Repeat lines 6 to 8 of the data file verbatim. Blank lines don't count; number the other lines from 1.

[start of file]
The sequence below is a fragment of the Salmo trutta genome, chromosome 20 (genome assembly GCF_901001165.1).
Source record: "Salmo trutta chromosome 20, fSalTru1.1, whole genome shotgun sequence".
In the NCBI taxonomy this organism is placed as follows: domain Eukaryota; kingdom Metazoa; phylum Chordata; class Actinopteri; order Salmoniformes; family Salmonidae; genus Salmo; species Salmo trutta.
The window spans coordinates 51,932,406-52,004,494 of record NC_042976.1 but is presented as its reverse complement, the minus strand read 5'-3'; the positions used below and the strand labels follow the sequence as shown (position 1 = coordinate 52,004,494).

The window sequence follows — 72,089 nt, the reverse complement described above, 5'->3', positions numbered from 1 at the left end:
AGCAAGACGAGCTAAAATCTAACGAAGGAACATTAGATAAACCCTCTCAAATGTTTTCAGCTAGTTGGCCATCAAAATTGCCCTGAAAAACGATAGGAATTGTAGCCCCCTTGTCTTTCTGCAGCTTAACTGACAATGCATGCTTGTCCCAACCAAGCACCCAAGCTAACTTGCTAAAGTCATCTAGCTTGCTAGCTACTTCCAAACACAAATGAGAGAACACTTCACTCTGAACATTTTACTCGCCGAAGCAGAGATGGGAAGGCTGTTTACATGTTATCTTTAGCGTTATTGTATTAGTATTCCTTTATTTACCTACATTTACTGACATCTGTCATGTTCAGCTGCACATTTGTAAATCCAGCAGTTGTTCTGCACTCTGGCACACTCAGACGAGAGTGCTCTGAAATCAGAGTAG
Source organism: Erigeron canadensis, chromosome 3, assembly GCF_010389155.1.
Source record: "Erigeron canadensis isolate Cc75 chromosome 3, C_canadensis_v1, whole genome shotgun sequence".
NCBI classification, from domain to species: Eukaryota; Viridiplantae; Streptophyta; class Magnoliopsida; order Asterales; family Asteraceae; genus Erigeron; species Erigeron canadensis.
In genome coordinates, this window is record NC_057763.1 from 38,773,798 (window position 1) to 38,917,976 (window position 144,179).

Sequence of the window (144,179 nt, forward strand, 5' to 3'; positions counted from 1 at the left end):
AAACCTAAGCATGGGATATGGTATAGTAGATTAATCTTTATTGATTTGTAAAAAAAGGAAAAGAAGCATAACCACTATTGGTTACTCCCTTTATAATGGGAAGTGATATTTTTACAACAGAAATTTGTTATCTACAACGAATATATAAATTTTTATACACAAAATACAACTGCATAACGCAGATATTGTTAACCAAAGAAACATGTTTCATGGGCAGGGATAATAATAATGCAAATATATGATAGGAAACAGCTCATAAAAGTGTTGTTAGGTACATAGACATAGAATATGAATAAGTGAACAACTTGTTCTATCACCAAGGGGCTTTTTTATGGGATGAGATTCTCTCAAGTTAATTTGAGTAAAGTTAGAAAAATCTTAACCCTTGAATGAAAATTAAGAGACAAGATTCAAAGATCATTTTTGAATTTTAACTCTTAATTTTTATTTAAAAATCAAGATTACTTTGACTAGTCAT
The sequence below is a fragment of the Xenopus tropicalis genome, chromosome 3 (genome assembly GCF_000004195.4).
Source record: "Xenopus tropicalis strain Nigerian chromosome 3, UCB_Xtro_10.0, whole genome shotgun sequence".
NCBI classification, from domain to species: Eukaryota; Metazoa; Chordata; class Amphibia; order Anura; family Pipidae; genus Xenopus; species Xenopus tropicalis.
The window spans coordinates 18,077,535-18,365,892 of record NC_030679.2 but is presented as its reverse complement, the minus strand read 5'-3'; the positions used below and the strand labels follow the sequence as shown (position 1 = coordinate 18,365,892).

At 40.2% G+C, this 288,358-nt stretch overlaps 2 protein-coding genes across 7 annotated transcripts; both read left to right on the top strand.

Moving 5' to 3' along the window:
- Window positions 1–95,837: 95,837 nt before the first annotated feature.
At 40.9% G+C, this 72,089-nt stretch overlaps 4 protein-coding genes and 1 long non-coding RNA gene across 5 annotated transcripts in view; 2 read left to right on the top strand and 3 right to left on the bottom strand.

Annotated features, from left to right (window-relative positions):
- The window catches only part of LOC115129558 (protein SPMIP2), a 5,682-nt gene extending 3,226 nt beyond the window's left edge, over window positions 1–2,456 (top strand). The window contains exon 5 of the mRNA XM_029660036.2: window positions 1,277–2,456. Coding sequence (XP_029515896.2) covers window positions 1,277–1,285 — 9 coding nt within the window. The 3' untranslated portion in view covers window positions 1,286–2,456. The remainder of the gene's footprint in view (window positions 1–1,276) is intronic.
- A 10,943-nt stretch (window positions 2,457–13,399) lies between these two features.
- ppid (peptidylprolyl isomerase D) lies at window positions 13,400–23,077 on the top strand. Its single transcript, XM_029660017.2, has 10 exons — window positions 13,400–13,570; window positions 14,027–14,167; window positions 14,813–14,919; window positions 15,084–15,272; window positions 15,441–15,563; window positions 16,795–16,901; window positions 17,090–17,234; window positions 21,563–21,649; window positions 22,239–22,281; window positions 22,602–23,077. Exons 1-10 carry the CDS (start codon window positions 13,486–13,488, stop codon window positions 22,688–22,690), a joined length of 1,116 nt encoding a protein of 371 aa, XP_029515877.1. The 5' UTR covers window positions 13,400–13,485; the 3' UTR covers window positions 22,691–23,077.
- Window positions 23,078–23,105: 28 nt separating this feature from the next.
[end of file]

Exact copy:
AGCAAGACGAGCTAAAATCTAACGAAGGAACATTAGATAAACCCTCTCAAATGTTTTCAGCTAGTTGGCCATCAAAATTGCCCTGAAAAACGATAGGAATTGTAGCCCCCTTGTCTTTCTGCAGCTTAACTGACAATGCATGCTTGTCCCAACCAAGCACCCAAGCTAACTTGCTAAAGTCATCTAGCTTGCTAGCTACTTCCAAACACAAATGAGAGAACACTTCACTCTGAACATTTTACTCGCCGAAGCAGAGATGGGAAGGCTGTTTACATGTTATCTTTAGCGTTATTGTATTAGTATTCCTTTATTTACCTACATTTACTGACATCTGTCATGTTCAGCTGCACATTTGTAAATCCAGCAGTTGTTCTGCACTCTGGCACACTCAGACGAGAGTGCTCTGAAATCAGAGTAG
Source organism: Erigeron canadensis, chromosome 3, assembly GCF_010389155.1.
Source record: "Erigeron canadensis isolate Cc75 chromosome 3, C_canadensis_v1, whole genome shotgun sequence".